We previously reported that Pin1 facilitates the human immunodeficiency virus type 1 (HIV-1) uncoating by interacting with the capsid (CA) core through the phosphorylated Ser16-Pro17 motif. However, the specific kinase responsible for Ser16 phosphorylation has remained unknown. Here, we show that virion-associated extracellular signal-regulated kinase 2 (ERK2) phosphorylates Ser16. The characterization of immature virions produced by exposing of CEM/LAV-1 cells to 10 mmicro;M saquinavir indicated that Ser16 is phosphorylated after the initiation of Pr55gag processing. Furthermore, a mass spectrometry-based in vitro kinase assay demonstrated that ERK2 specifically phosphorylated the Ser16 residue in the Ser16-Pro17-motif-containing substrate. The treatment of CEM/LAV-1 cells with the ERK2 inhibitor sc-222229 decreased the Ser16 phosphorylation level inside virions, and the virus partially defective in Ser16 phosphorylation showed an impaired reverse transcription and an attenuated replication owing to an attenuated Pin1-dependent uncoating. Furthermore, the suppression of ERK2 expression by RNA interference in CEM/LAV-1 cells resulted in suppressed ERK2 packaging inside virions and decreased the Ser16 phosphorylation level inside virions. Interestingly, the ERK2-packaging-defective virus showed an impaired reverse transcription and an attenuated HIV-1 replication. Taken together, these findings provide insights into the as yet obscure processes in Pin1-dependent HIV-1 uncoating.
Circulating coxsackievirus A16 (CA16) is a major cause of hand, foot, and mouth disease (HFMD) in Southeast Asia. At present, there is no vaccine against CA16 viruses. Pathogenic animal models that are sensitive to diverse circulating CA16 viruses would be desirable for vaccine development and evaluation. In this study, we isolated and characterized several circulating CA16 viruses from recent HFMD patients. These CA16 viruses currently circulating in humans were highly pathogenic in a newly developed neonatal mouse model; we also observed and analyzed the pathogenesis of representative circulating recombinant form (CRF) CA16 viruses. An inactivated CA16 vaccine candidate, formulated with alum adjuvant and containing sub-microgram quantities of viral proteins, protected neonatal mice born to immunized female mice from lethal-dose challenge with a series of CA16 viruses. Further analysis of humoral immunity showed that antibody elicited from both the immunized dams and their pups can neutralize various lethal viruses by cytopathic effect (CPE) in vitro. Moreover, viral titers and loads in the tissues of challenged pups in the vaccine group were far lower than those in the control group, and some were undetectable. This lethal challenge model using pathogenic CA16 viruses and the vaccine candidates that mediated protection in this model could be useful tools for the future development and evaluation of CA16 vaccine.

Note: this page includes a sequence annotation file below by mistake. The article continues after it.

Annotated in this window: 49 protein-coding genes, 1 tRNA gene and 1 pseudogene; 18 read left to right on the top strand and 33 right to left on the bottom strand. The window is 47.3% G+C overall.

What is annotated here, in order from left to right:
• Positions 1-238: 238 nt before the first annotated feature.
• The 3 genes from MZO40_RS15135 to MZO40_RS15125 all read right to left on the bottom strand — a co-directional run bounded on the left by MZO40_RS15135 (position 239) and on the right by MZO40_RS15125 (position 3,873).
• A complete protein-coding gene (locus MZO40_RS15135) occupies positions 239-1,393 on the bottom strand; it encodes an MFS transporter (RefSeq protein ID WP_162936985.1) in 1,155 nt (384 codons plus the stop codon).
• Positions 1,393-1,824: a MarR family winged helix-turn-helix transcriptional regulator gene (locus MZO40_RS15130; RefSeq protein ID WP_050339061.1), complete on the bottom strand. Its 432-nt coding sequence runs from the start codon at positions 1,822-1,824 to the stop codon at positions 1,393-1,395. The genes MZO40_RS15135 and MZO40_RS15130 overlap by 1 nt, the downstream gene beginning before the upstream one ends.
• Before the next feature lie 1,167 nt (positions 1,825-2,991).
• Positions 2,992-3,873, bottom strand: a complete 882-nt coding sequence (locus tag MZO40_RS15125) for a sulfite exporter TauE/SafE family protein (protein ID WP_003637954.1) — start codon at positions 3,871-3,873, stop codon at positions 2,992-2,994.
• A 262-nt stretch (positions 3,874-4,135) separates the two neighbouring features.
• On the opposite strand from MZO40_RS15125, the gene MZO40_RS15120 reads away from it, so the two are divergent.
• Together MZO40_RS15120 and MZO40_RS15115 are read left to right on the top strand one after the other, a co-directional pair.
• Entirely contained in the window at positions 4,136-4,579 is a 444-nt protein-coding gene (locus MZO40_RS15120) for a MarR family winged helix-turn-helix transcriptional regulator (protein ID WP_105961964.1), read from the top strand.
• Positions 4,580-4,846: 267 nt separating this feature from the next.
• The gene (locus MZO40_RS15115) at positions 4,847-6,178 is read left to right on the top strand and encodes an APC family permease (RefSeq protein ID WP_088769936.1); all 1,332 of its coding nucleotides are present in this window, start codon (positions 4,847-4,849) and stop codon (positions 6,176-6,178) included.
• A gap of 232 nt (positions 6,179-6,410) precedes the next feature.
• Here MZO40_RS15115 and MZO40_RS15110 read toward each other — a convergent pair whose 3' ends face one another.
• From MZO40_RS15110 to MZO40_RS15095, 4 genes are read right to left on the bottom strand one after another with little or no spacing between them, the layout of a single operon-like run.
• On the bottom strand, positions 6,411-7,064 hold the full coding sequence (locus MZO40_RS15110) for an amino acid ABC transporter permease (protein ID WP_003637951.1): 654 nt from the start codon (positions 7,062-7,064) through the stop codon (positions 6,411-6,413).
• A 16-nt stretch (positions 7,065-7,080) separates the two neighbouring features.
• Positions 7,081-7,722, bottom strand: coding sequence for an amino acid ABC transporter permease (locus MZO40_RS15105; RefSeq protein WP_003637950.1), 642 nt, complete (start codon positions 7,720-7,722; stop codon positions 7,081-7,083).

In 2009, a novel lyssavirus (subsequently named Ikoma lyssavirus, IKOV) was detected in the brain of an African civet (Civettictis civetta) with clinical rabies in the Serengeti National Park of Tanzania. The degree of nucleotide divergence between genomes of IKOV and other lyssaviruses predicted antigenic distinction from, and lack of protection provided by, available rabies vaccines. In addition, the index case was considered likely to be an incidental spill over event, and therefore the true reservoir of IKOV remained to be identified. The advent of sensitive molecular techniques has led to a rapid increase in the discovery of novel viruses. Detecting viral sequence alone however, only allows for prediction of phenotypic characteristics and not their measurement. In the present study we describe the in-vitro and in-vivo characterisation of IKOV, demonstrating that it is (1) pathogenic by peripheral inoculation in an animal model, (2) antigenically distinct from current rabies vaccine strains, and (3) is poorly neutralised by sera from humans and animals immunised against rabies. In a laboratory mouse model, no protection was elicited by a licensed rabies vaccine. We also investigated the role of bats as reservoirs of IKOV. We found no evidence for infection among 483 individuals of at least 13 bat species sampled across sites in the Serengeti and Southern Kenya.